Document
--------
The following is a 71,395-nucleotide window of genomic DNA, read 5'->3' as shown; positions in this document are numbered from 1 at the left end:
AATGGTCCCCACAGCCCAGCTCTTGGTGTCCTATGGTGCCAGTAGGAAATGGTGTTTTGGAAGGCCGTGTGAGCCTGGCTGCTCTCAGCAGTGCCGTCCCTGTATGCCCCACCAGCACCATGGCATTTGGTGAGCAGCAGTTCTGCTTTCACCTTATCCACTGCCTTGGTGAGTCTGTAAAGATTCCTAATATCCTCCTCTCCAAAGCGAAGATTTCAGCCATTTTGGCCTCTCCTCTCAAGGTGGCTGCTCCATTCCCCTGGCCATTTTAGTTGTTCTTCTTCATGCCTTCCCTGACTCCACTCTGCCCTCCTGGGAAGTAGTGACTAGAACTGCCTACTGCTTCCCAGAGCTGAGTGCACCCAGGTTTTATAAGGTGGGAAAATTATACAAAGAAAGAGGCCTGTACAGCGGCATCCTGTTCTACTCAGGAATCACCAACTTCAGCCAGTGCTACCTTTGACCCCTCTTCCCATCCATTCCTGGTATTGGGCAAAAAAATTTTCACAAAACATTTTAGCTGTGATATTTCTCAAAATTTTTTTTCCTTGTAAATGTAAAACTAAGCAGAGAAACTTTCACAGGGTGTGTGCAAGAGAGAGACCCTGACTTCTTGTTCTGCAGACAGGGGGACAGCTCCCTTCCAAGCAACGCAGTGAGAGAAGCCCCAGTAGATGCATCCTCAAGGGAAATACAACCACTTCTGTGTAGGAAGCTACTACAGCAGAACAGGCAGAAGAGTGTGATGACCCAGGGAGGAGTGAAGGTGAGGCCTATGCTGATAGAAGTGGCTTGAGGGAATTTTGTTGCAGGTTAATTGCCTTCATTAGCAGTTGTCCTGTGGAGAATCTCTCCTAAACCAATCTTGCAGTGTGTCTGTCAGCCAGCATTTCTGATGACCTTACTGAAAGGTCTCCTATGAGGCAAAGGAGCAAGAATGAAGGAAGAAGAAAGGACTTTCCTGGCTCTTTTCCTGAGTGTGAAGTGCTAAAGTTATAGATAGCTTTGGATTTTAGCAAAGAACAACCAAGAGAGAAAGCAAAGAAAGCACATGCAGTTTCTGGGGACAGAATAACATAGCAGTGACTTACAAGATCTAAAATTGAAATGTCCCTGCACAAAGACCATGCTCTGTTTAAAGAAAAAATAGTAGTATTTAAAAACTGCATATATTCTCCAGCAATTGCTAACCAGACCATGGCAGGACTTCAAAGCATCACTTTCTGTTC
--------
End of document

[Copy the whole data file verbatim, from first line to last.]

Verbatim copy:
The following is a 71,395-nucleotide window of genomic DNA, read 5'->3' as shown; positions in this document are numbered from 1 at the left end:
AATGGTCCCCACAGCCCAGCTCTTGGTGTCCTATGGTGCCAGTAGGAAATGGTGTTTTGGAAGGCCGTGTGAGCCTGGCTGCTCTCAGCAGTGCCGTCCCTGTATGCCCCACCAGCACCATGGCATTTGGTGAGCAGCAGTTCTGCTTTCACCTTATCCACTGCCTTGGTGAGTCTGTAAAGATTCCTAATATCCTCCTCTCCAAAGCGAAGATTTCAGCCATTTTGGCCTCTCCTCTCAAGGTGGCTGCTCCATTCCCCTGGCCATTTTAGTTGTTCTTCTTCATGCCTTCCCTGACTCCACTCTGCCCTCCTGGGAAGTAGTGACTAGAACTGCCTACTGCTTCCCAGAGCTGAGTGCACCCAGGTTTTATAAGGTGGGAAAATTATACAAAGAAAGAGGCCTGTACAGCGGCATCCTGTTCTACTCAGGAATCACCAACTTCAGCCAGTGCTACCTTTGACCCCTCTTCCCATCCATTCCTGGTATTGGGCAAAAAAATTTTCACAAAACATTTTAGCTGTGATATTTCTCAAAATTTTTTTTCCTTGTAAATGTAAAACTAAGCAGAGAAACTTTCACAGGGTGTGTGCAAGAGAGAGACCCTGACTTCTTGTTCTGCAGACAGGGGGACAGCTCCCTTCCAAGCAACGCAGTGAGAGAAGCCCCAGTAGATGCATCCTCAAGGGAAATACAACCACTTCTGTGTAGGAAGCTACTACAGCAGAACAGGCAGAAGAGTGTGATGACCCAGGGAGGAGTGAAGGTGAGGCCTATGCTGATAGAAGTGGCTTGAGGGAATTTTGTTGCAGGTTAATTGCCTTCATTAGCAGTTGTCCTGTGGAGAATCTCTCCTAAACCAATCTTGCAGTGTGTCTGTCAGCCAGCATTTCTGATGACCTTACTGAAAGGTCTCCTATGAGGCAAAGGAGCAAGAATGAAGGAAGAAGAAAGGACTTTCCTGGCTCTTTTCCTGAGTGTGAAGTGCTAAAGTTATAGATAGCTTTGGATTTTAGCAAAGAACAACCAAGAGAGAAAGCAAAGAAAGCACATGCAGTTTCTGGGGACAGAATAACATAGCAGTGACTTACAAGATCTAAAATTGAAATGTCCCTGCACAAAGACCATGCTCTGTTTAAAGAAAAAATAGTAGTATTTAAAAACTGCATATATTCTCCAGCAATTGCTAACCAGACCATGGCAGGACTTCAAAGCATCACTTTCTGTTC